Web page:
Credit Reporting

Does your business use consumer reports or credit reports to evaluate customers’ creditworthiness? Do you consult reports when evaluating applications for jobs, leases, or insurance? Here's information about your responsibilities under the Fair Credit Reporting Act and other laws when using, reporting, and disposing of information in those reports.

Guidance

If employers use background checks in making personnel decisions, they must comply with the Fair Credit Reporting Act and laws that protect people from discrimination. The FTC and EEOC have tips for businesses on the lawful use of background information.
The Fair Credit Reporting Act (FCRA) spells out rights for victims of identity theft – and responsibilities for your business. Are you complying with the requirement that you provide victims of identity theft and law enforcers with copies of transaction records related to the theft?
If you report information about consumers to consumer reporting agencies (CRAs) — like a credit bureau, tenant screening company, or check verification service — you have legal obligations under the Fair Credit Reporting Act's Furnisher Rule.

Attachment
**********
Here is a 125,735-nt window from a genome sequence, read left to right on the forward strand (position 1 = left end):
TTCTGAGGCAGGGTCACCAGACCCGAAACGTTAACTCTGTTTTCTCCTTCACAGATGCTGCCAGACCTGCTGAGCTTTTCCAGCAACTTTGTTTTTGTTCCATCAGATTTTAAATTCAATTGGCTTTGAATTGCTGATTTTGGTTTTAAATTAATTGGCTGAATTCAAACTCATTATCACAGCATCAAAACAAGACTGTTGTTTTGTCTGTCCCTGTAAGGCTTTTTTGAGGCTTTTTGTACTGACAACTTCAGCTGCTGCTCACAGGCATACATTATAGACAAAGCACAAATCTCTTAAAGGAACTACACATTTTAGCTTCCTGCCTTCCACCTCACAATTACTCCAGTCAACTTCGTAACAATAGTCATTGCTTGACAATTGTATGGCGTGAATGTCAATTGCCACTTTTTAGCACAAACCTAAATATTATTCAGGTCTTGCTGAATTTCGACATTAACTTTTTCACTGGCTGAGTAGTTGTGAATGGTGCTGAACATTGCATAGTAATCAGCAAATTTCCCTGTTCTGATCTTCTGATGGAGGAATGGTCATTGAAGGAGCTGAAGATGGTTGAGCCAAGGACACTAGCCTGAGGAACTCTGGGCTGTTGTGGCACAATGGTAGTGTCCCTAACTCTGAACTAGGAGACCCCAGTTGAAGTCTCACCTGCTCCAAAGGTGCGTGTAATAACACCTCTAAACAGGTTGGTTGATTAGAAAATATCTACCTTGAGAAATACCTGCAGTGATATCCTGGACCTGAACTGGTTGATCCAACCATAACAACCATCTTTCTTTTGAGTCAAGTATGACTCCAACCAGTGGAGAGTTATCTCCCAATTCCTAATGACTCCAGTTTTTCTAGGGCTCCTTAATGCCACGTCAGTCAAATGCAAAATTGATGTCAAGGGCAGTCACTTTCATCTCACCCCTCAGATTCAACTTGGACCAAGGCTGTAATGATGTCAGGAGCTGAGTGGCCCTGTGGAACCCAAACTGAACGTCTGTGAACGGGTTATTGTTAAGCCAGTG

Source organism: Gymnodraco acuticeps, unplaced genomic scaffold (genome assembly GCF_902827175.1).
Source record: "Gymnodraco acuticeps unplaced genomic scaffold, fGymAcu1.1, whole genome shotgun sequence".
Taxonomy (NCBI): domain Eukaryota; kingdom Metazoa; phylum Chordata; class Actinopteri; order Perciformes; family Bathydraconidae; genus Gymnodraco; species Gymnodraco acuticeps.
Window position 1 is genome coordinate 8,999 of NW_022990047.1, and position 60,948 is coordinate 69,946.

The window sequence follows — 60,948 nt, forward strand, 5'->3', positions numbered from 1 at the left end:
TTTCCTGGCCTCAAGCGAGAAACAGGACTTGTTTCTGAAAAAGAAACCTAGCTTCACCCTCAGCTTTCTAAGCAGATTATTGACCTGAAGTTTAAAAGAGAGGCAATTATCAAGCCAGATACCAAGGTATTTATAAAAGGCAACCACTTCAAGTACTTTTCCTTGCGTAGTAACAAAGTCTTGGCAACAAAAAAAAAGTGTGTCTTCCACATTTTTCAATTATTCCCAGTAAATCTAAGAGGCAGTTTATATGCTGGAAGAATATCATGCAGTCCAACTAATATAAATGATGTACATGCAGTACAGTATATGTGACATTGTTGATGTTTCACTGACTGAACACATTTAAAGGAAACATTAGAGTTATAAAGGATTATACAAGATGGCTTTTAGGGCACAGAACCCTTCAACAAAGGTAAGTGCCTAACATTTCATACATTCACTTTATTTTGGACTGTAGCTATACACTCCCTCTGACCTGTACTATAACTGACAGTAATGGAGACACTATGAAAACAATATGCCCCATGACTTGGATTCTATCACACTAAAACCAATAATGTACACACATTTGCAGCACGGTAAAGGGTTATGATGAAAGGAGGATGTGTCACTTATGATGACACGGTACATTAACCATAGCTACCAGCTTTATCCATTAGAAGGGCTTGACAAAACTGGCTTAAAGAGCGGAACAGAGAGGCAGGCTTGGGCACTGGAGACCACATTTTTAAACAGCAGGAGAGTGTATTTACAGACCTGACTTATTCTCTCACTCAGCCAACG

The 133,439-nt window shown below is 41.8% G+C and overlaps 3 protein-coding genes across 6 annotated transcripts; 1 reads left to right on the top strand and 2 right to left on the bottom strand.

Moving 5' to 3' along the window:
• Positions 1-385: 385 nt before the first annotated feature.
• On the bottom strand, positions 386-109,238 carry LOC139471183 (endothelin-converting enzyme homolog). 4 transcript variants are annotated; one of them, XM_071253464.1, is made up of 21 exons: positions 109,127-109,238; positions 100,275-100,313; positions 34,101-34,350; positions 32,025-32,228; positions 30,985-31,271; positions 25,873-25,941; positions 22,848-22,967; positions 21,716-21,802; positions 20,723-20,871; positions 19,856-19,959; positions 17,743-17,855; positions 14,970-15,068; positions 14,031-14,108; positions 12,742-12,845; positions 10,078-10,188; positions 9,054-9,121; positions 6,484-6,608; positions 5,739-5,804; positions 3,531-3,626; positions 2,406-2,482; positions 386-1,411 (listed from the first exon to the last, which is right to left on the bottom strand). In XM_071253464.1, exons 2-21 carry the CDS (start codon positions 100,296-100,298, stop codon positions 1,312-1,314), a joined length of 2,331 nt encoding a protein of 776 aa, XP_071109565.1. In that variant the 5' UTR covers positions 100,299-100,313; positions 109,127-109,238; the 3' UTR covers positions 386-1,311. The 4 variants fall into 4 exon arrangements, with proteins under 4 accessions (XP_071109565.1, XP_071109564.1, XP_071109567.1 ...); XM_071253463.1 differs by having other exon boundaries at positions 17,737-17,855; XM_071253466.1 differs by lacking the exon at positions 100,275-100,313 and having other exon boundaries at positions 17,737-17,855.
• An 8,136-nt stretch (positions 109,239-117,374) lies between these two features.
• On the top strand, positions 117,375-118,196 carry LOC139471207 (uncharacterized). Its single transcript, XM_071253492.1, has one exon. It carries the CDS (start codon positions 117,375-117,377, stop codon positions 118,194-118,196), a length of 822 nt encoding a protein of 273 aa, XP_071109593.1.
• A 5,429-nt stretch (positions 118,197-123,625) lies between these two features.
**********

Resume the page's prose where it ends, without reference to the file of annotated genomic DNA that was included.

When using credit reports to consider whether to underwrite policies, insurers must comply with the Fair Credit Reporting Act.
Once your business is finished with sensitive information derived from consumer reports, what happens to it then? Under the Disposal Rule, your company must take steps to dispose of it securely.
If you use consumer reports to make credit decisions, here’s what you need to know about your legal obligations under the Risk-Based Pricing Rule of the Fair Credit Reporting Act.
When you use consumer reports to make employment decisions like hiring, promotion, reassignment, and retention, the Fair Credit Reporting Act requires you to take important compliance steps. Find out more about keeping your company within the law.
Landlords may use credit reports to evaluate rental applications — as long as they follow the provisions of the Fair Credit Reporting Act.
If your company is in the business of compiling background information for employment purposes, it’s likely you’re covered by the Fair Credit Reporting Act. Are you following reasonable procedures to assure accuracy, getting required certifications from your clients, and complying with other FCRA provisions?
Thousands of landlords turn to background screening companies for information about housing applicants and current tenants. If you’re in the business of compiling background information for housing purposes, there are two things you need to know: 1) Federal law – including the Fair Credit Reporting Act (FCRA) – applies to companies in your line of work; and 2) Tenant background screening companies are typically “consumer reporting agencies” covered by the FCRA.